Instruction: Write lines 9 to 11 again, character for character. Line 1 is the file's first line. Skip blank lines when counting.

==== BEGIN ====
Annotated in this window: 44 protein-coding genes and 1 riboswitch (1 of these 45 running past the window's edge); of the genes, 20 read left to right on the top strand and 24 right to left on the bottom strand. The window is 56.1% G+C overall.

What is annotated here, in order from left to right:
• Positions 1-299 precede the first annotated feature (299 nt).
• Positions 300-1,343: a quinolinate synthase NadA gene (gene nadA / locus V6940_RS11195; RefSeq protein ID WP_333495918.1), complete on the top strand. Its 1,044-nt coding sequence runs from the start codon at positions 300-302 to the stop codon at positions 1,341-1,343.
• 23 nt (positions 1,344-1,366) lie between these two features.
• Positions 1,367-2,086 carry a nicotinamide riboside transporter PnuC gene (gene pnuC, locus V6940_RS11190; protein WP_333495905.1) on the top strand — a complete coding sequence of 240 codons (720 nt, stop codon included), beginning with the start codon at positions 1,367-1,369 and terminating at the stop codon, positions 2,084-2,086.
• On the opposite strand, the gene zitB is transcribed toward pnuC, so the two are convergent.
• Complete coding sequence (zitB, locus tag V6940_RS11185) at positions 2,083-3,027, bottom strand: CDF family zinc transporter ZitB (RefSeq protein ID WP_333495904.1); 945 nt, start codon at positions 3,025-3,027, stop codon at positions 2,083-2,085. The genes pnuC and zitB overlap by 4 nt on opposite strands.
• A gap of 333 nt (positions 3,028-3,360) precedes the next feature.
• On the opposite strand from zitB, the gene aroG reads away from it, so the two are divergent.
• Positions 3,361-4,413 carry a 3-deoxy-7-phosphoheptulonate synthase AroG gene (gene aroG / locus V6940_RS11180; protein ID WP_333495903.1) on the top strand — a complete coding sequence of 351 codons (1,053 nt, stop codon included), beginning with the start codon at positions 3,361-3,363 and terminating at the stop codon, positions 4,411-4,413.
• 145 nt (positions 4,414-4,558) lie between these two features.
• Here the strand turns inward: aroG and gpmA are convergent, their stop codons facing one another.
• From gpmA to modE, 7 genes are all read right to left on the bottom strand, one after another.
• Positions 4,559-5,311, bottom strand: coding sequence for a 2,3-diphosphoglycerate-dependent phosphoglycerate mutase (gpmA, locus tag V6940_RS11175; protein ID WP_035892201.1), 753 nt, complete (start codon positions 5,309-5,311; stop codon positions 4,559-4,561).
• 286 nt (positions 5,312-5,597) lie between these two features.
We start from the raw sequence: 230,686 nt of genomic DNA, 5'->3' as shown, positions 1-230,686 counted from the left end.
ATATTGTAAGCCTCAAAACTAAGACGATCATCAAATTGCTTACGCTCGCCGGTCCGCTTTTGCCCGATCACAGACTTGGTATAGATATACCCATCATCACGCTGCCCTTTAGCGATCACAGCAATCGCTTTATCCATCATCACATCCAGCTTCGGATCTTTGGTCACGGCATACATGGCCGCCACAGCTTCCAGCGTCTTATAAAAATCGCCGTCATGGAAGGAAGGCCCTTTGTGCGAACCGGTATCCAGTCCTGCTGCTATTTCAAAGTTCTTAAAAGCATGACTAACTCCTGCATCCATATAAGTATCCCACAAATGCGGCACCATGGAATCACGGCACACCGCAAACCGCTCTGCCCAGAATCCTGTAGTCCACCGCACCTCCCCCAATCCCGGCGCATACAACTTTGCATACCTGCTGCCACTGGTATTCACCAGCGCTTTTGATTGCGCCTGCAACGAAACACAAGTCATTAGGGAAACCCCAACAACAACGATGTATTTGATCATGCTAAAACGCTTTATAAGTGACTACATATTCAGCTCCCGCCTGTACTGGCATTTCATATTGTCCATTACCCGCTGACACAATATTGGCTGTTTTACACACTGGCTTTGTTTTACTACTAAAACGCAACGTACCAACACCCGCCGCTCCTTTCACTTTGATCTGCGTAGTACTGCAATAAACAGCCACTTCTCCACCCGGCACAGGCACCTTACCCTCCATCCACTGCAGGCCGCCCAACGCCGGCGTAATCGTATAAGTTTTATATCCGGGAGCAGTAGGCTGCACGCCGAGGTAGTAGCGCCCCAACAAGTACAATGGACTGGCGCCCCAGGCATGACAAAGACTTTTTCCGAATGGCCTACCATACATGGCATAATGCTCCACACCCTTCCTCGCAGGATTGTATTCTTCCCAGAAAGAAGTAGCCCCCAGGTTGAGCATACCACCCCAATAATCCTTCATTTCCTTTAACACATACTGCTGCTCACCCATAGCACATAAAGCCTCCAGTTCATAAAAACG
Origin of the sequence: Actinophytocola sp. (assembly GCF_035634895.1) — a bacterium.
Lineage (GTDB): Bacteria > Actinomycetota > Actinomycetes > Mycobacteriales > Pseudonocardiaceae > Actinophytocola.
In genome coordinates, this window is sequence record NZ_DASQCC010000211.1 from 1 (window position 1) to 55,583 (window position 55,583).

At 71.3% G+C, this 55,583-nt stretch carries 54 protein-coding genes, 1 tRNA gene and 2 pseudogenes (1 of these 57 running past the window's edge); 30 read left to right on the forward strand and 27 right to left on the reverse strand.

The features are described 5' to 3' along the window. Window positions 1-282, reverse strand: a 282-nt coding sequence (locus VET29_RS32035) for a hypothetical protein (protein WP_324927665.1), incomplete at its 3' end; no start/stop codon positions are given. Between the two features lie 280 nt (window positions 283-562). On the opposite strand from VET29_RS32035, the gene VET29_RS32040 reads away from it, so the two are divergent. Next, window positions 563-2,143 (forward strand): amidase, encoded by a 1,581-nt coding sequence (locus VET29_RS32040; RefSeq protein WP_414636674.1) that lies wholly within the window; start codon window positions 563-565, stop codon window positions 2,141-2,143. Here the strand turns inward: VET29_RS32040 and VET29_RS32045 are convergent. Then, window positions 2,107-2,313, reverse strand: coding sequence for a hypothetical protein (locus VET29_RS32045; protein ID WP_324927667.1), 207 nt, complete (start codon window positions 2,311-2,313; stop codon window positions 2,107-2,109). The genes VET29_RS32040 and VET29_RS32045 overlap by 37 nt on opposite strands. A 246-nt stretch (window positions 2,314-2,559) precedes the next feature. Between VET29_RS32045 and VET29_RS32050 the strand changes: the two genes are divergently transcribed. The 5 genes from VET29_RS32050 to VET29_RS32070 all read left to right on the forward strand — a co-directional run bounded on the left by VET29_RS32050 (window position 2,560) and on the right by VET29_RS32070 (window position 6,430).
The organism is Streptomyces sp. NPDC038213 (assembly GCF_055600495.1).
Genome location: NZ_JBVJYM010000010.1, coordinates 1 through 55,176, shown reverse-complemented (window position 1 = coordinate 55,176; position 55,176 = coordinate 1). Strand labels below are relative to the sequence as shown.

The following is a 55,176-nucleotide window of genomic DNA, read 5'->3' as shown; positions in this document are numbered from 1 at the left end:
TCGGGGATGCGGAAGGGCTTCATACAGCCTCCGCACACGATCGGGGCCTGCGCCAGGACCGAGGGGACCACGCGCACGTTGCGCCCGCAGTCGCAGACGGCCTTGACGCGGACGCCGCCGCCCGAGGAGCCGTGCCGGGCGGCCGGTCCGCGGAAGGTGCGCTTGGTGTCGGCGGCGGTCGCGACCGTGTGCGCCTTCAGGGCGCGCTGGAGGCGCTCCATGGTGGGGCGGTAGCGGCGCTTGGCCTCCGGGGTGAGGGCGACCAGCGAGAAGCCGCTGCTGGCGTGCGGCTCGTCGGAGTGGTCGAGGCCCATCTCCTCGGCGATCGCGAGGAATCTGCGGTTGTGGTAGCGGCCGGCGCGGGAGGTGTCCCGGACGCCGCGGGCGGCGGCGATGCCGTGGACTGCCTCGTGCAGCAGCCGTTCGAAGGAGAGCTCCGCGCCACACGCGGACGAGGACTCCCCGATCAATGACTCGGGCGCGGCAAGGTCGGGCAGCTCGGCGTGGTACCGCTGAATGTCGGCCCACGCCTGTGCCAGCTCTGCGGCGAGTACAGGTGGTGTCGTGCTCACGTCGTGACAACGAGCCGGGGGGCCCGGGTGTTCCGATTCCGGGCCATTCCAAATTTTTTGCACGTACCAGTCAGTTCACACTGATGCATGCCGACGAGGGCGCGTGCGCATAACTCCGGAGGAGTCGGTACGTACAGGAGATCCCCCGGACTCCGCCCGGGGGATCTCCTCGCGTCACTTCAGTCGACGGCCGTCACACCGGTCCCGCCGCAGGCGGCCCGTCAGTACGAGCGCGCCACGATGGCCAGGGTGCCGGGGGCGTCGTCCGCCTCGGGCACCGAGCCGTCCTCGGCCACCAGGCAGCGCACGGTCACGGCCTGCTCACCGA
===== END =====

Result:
• A gap of 333 nt (positions 3,028-3,360) precedes the next feature.
• On the opposite strand from zitB, the gene aroG reads away from it, so the two are divergent.
• Positions 3,361-4,413 carry a 3-deoxy-7-phosphoheptulonate synthase AroG gene (gene aroG / locus V6940_RS11180; protein ID WP_333495903.1) on the top strand — a complete coding sequence of 351 codons (1,053 nt, stop codon included), beginning with the start codon at positions 3,361-3,363 and terminating at the stop codon, positions 4,411-4,413.